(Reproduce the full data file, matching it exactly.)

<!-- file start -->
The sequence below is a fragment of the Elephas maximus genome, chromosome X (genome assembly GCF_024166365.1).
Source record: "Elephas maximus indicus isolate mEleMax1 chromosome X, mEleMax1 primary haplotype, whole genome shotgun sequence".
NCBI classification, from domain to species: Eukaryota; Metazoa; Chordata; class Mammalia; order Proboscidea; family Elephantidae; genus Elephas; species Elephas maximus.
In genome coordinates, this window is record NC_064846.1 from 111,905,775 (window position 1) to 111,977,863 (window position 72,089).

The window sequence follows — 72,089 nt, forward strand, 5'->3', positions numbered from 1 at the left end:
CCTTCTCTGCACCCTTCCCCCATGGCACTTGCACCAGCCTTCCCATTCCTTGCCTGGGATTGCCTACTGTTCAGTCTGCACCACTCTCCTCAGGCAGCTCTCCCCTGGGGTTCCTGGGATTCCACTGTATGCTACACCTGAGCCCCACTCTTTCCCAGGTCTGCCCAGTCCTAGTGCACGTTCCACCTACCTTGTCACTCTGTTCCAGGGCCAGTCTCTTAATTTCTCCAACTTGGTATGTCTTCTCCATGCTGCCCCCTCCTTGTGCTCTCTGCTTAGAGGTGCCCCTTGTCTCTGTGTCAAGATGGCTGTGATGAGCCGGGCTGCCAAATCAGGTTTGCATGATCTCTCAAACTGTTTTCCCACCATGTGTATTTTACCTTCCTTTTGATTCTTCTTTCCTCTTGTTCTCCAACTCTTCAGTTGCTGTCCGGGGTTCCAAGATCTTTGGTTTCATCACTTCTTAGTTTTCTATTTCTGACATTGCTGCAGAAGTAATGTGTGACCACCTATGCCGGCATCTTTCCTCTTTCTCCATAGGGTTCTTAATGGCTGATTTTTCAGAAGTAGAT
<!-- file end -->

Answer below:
The sequence below is a fragment of the Elephas maximus genome, chromosome X (genome assembly GCF_024166365.1).
Source record: "Elephas maximus indicus isolate mEleMax1 chromosome X, mEleMax1 primary haplotype, whole genome shotgun sequence".
NCBI classification, from domain to species: Eukaryota; Metazoa; Chordata; class Mammalia; order Proboscidea; family Elephantidae; genus Elephas; species Elephas maximus.
In genome coordinates, this window is record NC_064846.1 from 111,905,775 (window position 1) to 111,977,863 (window position 72,089).

The window sequence follows — 72,089 nt, forward strand, 5'->3', positions numbered from 1 at the left end:
CCTTCTCTGCACCCTTCCCCCATGGCACTTGCACCAGCCTTCCCATTCCTTGCCTGGGATTGCCTACTGTTCAGTCTGCACCACTCTCCTCAGGCAGCTCTCCCCTGGGGTTCCTGGGATTCCACTGTATGCTACACCTGAGCCCCACTCTTTCCCAGGTCTGCCCAGTCCTAGTGCACGTTCCACCTACCTTGTCACTCTGTTCCAGGGCCAGTCTCTTAATTTCTCCAACTTGGTATGTCTTCTCCATGCTGCCCCCTCCTTGTGCTCTCTGCTTAGAGGTGCCCCTTGTCTCTGTGTCAAGATGGCTGTGATGAGCCGGGCTGCCAAATCAGGTTTGCATGATCTCTCAAACTGTTTTCCCACCATGTGTATTTTACCTTCCTTTTGATTCTTCTTTCCTCTTGTTCTCCAACTCTTCAGTTGCTGTCCGGGGTTCCAAGATCTTTGGTTTCATCACTTCTTAGTTTTCTATTTCTGACATTGCTGCAGAAGTAATGTGTGACCACCTATGCCGGCATCTTTCCTCTTTCTCCATAGGGTTCTTAATGGCTGATTTTTCAGAAGTAGAT